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How Initiates were integrited into our community using the rite of passage!


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17/12/2007: Mozambique


hspace=5It was indeed a unique profession day as you can read from the photo background. Our elder Brother Angel Mansoa is behind the veiled hosts of the day. Yes, in our traditional rite of passage, the anamwali (initiates) were to be covered and be brought before the entire village community. The eldest Namkungwi with wider experience would present them to the eager waiting villagers. Before unveiling them he had to explain to the assembly that he had done everything possible in terms of revealing on what it takes to be an adult in that ethnic community. Of course, not just an adult but a responsible and reliable adult. Each significant point that he mentioned, the assembly had to respond either through wordless humming, or neck nodding while women had to ululate.

Then came the moment of unveiling and people had to say jointly that they needed them unveiled. The unveiling part of the ritual was accompanied by applauding. The elders who accompanied the initiates could receive gifts too for the job well done. Then came the turn of all those who had brought a gift of some kind. They were not to mince words. They would give a gift but also encourage you to keep improving on your strengths that the giver had known and also to satire the weakness which could reduce the credit enshrined in an adult man. Gifts had to be continuous reminders of you as you enter the process of continued growth.
When an initiate misbehaved, the accompanier was to bear the blame. If it was a lady she would be sent back to the Namkungwi or phungu for the job poorly done or to her parents.
To show that you were an adult, you were not to socialize with those who have not been initiated. They were still half members of the clan. If therewas anything, you were to advice them how to behave well.

To help a culprit, he had to be brought in the ‘ Kanyumba komata’ a secluded mud hut if it was a confidential matter to told on how he could have behaved as an adult. Anything that brought shame to the family could be said using idioms, stories, myths or just directly. You were not to answer back when a weakness was being pointed out. You were just to listen and try to put into practice what you were told. Women in a matrilineal society had to feed the man who was known on how articulate words with concrete examples he could have got from lived experience. Some initiates who were outstanding in their life, the eldest women could recommend them to be appointed chiefs of the clan even when they were still young.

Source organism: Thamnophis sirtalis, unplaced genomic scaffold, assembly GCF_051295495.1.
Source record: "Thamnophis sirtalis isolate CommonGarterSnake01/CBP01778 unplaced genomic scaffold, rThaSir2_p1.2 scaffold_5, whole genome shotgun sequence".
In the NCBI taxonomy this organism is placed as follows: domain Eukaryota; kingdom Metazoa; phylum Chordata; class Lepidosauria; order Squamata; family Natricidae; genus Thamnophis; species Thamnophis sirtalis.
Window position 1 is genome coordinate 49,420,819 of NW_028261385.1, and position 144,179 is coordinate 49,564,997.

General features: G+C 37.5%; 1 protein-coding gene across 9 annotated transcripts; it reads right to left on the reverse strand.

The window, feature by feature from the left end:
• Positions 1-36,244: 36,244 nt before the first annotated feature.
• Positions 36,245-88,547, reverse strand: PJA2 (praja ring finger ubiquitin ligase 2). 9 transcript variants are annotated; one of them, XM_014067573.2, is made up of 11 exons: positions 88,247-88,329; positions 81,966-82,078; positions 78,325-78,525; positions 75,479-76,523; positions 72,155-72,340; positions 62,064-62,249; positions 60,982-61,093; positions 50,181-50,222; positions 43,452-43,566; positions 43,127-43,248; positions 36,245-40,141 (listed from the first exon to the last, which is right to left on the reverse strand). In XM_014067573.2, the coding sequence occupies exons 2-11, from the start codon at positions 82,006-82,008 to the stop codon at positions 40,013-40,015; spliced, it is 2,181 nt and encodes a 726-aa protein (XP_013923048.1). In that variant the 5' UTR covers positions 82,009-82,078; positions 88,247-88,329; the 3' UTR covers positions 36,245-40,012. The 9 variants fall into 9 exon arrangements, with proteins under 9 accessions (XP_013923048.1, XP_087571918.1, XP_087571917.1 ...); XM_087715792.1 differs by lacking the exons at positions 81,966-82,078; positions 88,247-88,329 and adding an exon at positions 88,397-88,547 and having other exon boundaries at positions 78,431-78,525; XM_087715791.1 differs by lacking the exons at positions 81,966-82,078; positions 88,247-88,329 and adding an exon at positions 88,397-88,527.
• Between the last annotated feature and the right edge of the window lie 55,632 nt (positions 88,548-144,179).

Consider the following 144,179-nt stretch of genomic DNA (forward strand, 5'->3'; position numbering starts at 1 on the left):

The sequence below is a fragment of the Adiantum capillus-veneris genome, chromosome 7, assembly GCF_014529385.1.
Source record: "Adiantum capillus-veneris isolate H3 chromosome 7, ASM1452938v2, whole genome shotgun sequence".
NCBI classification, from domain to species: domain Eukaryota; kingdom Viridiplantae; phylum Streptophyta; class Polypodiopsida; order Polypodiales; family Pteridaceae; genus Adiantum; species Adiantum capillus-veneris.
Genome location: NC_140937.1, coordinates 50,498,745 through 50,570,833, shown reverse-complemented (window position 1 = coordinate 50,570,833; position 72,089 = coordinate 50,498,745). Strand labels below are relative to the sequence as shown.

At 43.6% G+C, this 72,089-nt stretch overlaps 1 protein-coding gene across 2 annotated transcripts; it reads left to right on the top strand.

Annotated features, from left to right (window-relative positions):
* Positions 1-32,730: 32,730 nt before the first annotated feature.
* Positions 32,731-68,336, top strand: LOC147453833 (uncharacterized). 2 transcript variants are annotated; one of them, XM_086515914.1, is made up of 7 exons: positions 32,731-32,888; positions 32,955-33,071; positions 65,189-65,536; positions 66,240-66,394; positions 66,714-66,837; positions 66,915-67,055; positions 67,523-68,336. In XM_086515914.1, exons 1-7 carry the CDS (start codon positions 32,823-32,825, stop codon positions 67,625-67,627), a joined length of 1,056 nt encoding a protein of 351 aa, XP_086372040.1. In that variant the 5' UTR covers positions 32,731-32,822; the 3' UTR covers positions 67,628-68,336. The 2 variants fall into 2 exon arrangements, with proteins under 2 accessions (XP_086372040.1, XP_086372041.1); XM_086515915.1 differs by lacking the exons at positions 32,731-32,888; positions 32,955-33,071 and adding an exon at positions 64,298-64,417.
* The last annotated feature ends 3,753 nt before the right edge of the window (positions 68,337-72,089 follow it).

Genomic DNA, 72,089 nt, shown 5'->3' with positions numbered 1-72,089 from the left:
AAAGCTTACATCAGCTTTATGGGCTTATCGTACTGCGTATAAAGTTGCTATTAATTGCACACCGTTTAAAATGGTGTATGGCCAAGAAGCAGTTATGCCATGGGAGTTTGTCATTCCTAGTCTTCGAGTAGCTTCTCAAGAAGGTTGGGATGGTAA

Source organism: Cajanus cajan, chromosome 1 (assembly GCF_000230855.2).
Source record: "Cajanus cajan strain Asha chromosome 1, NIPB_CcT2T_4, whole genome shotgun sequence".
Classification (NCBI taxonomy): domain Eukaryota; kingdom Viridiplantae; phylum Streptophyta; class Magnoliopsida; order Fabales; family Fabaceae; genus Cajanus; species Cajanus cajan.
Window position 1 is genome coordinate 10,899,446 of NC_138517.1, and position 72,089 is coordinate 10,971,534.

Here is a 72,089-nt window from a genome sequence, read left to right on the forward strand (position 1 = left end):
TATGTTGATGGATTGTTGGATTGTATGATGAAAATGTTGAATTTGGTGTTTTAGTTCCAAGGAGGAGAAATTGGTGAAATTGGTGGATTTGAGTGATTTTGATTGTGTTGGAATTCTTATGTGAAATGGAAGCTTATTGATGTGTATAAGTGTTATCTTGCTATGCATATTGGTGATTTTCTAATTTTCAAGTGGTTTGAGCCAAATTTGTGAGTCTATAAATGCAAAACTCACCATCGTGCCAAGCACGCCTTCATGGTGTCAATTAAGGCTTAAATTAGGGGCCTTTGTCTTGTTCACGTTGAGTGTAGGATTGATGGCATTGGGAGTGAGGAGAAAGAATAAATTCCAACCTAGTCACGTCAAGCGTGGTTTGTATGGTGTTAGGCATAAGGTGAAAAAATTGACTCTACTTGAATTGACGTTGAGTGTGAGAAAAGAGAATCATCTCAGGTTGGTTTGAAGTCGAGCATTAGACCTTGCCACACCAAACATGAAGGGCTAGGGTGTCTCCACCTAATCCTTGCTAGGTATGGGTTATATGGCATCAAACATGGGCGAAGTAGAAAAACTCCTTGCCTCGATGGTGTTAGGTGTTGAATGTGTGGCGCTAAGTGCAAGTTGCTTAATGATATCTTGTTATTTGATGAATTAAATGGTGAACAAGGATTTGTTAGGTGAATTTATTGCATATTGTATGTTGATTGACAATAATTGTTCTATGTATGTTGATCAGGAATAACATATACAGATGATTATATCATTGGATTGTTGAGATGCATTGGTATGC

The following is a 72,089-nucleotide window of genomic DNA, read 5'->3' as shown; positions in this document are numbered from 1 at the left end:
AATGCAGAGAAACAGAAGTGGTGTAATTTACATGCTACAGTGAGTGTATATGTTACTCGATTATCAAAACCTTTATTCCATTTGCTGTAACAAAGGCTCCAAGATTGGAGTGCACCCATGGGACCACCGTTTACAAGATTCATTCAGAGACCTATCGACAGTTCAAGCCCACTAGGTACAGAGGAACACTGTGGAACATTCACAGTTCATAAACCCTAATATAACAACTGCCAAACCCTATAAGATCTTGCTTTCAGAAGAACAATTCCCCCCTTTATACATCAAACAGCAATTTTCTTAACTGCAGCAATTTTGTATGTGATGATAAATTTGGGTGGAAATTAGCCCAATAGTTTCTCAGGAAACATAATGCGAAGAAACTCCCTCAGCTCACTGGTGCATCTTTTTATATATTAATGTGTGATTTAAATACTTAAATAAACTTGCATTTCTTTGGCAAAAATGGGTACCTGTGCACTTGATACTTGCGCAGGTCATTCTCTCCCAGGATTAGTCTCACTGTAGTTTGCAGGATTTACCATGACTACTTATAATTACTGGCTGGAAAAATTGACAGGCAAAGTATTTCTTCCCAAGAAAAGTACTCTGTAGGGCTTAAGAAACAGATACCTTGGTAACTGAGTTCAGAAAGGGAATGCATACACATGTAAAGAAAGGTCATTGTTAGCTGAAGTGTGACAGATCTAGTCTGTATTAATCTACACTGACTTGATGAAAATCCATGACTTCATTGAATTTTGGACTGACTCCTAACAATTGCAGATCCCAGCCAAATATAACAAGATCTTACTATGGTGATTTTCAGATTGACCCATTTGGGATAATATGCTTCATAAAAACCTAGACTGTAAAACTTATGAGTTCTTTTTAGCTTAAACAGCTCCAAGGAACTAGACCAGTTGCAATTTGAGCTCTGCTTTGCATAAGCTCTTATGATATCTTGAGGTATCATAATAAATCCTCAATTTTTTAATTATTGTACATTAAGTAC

I see in this that the community had a very big role to help its members to be exemplary wherever they would be. That is why they used to say, ‘ Imvi ndi godi wa mnzeru.’ Menaing grey hair the source of wisdom. Yes, today we might say not necessary because we have seen some young men being exemplary to the adults. It is all about internalization of values and interdependence is not an exception. We can learn from one another. The chewa say, ‘ Kamtengo kamwana ndiko aphera njoka’ meaning the stick of the child can help in killing a snake. Another proverb related to that is, ‘ Mchepera ndi wa kalulu koma mtima ndi wa njobvu’, meaning, the rabbit or hare is small but has the heart of an elephant. If religious life is a new culture, a counter . culture, then experts have to be chosen to initiate candidates into that culture. The initiates will have to live what they proclaim if they will have to be effective and win the esteem of the people. If we live according to our stipulated norms of our identity, many will feel attracted to join us. We will not need recruiters as our very life will be recruiting. Wishing the newly professed a successful living of our common brotherhood. Remember we grow through negative feedback. Let us be assertive in chiseling one another along the way. Cheers!

Simeon Banda, fms.

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